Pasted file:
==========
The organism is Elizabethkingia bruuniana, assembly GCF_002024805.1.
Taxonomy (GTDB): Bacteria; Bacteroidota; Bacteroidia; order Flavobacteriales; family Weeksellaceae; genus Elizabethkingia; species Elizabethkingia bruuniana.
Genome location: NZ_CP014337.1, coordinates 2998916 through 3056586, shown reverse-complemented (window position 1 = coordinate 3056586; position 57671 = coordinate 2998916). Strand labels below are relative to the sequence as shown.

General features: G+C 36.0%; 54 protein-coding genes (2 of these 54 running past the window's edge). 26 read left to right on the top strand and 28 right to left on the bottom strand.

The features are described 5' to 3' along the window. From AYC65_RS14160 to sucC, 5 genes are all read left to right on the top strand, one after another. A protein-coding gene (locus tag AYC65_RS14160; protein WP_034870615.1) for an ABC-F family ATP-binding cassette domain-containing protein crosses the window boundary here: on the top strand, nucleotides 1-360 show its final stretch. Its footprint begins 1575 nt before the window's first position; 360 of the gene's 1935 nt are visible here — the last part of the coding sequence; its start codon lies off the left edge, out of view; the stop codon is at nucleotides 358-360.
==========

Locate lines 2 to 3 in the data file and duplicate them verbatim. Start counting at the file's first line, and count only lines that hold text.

Taxonomy (GTDB): Bacteria; Bacteroidota; Bacteroidia; order Flavobacteriales; family Weeksellaceae; genus Elizabethkingia; species Elizabethkingia bruuniana.
Genome location: NZ_CP014337.1, coordinates 2998916 through 3056586, shown reverse-complemented (window position 1 = coordinate 3056586; position 57671 = coordinate 2998916). Strand labels below are relative to the sequence as shown.